ToeplitzInverseUpdate.Rd
\name{ToeplitzInverseUpdate}
\alias{ToeplitzInverseUpdate}
\title{ Inverse of Toeplitz matrix of order n+1 given inverse of order n }
\description{
Let G be a Toeplitz matrix of order n and with (i,j)-element, r[Abs[i-j]].
So the first row of G may be written (r[0],...,r[n-1]).  Suppose the next
element in the sequence is r[n].  Then the inverse of the Toeplitz matrix
whose first row is (r[0],...,r[n]) may be obtained either using
ToeplitzInverseUpdate or directly using TrenchInverse.  ToeplitzInverseUpdate
is somewhat faster.
}
\usage{
ToeplitzInverseUpdate(GI, r, rnew)
}
\arguments{
\item{GI}{ inverse of Toeplitz matrix G of order n }
\item{r}{ first row of G , ie r[0],...,r[n-1]}
\item{rnew}{ next element, r[n] }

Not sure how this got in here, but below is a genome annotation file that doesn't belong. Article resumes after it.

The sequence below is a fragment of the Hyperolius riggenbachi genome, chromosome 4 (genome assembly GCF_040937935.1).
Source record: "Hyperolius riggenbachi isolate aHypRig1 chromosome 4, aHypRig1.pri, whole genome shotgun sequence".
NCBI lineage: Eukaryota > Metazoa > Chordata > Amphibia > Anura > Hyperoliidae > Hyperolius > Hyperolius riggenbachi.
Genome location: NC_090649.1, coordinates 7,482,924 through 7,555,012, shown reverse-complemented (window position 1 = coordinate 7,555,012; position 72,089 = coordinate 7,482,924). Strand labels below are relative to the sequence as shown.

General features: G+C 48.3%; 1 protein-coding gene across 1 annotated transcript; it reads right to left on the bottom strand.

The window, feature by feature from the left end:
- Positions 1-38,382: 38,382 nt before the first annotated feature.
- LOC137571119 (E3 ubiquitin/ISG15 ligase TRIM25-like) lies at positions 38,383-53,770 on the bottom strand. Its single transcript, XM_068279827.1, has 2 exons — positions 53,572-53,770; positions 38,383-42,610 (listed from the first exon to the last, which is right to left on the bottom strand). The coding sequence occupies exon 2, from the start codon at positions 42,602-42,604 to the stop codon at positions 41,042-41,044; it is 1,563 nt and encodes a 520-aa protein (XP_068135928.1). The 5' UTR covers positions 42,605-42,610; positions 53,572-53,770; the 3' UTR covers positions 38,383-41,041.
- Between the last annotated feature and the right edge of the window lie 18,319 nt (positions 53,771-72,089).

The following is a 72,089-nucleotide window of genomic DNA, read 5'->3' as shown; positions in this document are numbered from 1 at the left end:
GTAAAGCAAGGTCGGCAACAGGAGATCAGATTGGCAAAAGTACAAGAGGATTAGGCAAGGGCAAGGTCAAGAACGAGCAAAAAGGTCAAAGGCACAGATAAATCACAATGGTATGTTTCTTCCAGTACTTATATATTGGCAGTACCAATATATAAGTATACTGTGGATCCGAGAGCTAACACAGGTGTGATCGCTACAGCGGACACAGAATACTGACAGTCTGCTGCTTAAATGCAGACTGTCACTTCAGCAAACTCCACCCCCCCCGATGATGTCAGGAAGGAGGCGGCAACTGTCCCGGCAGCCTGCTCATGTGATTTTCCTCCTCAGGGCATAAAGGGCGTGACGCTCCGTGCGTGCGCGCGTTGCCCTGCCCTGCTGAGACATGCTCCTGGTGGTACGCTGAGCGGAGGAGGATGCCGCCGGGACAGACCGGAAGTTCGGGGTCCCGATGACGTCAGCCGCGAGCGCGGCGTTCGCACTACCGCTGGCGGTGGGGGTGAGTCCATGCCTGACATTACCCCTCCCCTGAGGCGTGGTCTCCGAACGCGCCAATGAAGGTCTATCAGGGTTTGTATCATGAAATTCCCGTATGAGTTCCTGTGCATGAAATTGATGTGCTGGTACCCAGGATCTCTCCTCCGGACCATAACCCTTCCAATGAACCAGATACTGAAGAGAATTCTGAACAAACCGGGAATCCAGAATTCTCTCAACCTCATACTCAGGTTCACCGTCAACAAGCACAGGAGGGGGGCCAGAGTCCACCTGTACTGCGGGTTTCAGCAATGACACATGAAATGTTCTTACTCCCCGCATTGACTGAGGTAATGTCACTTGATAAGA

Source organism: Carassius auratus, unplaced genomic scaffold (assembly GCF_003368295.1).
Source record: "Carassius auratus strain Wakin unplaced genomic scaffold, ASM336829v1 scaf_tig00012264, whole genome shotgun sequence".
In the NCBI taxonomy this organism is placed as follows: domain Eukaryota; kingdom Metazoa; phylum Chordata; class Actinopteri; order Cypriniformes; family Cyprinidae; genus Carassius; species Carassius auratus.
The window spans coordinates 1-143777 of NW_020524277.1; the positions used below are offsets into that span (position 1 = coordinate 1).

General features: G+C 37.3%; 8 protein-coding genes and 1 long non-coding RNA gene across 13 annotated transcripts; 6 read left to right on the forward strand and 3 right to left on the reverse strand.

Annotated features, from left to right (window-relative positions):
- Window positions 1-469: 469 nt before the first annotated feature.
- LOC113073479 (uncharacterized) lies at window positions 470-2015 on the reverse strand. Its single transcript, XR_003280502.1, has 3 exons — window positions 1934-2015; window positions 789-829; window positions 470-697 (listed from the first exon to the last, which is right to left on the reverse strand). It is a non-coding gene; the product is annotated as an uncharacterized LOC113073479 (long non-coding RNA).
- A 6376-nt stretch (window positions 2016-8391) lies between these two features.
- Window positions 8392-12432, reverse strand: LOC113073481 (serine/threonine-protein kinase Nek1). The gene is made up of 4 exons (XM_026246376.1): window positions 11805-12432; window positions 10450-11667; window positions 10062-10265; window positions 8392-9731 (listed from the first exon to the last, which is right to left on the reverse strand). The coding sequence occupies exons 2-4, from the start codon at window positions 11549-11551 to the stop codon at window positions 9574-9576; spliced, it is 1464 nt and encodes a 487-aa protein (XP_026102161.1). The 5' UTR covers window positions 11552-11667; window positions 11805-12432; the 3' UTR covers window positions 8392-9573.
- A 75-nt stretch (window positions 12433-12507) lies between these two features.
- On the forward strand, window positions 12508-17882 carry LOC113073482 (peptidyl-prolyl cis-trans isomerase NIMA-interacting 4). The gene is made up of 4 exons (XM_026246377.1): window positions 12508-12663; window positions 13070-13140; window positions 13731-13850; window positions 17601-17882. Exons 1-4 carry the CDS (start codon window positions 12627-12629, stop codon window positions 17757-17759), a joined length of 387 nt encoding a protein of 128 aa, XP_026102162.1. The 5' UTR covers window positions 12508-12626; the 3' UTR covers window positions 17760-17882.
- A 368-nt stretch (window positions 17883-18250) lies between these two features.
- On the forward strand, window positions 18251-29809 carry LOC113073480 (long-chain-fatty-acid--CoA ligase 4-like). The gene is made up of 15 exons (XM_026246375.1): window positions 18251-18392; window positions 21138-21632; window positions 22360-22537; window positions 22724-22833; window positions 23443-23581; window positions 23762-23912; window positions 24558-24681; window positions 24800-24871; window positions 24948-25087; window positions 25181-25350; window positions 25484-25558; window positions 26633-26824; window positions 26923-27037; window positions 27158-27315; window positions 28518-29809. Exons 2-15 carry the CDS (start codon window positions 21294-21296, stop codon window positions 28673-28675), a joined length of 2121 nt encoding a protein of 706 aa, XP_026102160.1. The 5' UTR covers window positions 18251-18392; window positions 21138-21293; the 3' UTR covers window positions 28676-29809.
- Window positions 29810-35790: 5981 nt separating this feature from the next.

}
\details{
Although this update requires \eqn{O(n^2)}{O(n^2)} flops, the same as TrenchInverse,
it is somewhat faster in practice.
}
\value{
inverse matrix of order n+1
}
\references{
Graybill, F.A. (1983). Matrices with Applications in Statistics.

McLeod, A.I., Yu, Hao, Krougly, Zinovi L.  (2007).
Algorithms for Linear Time Series Analysis,
Journal of Statistical Software.

}
\author{ A.I. McLeod }
\seealso{
}
\examples{
#In this example we compute the update inverse directly and using ToeplitzInverseUpdate and
#compare the result.
phi<-0.8
sde<-30
n<-30
r<-arima.sim(n=30,list(ar=phi),sd=sde)
r<-phi^(0:(n-1))/(1-phi^2)*sde^2
n1<-25
G<-toeplitz(r[1:n1])
GI<-solve(G) #could also use TrenchInverse
GIupdate<-ToeplitzInverseUpdate(GI,r[1:n1],r[n1+1])
GIdirect<-solve(toeplitz(r[1:(n1+1)]))
ERR<-sum(abs(GIupdate-GIdirect))
ERR
}
\keyword{ ts }
\keyword{array }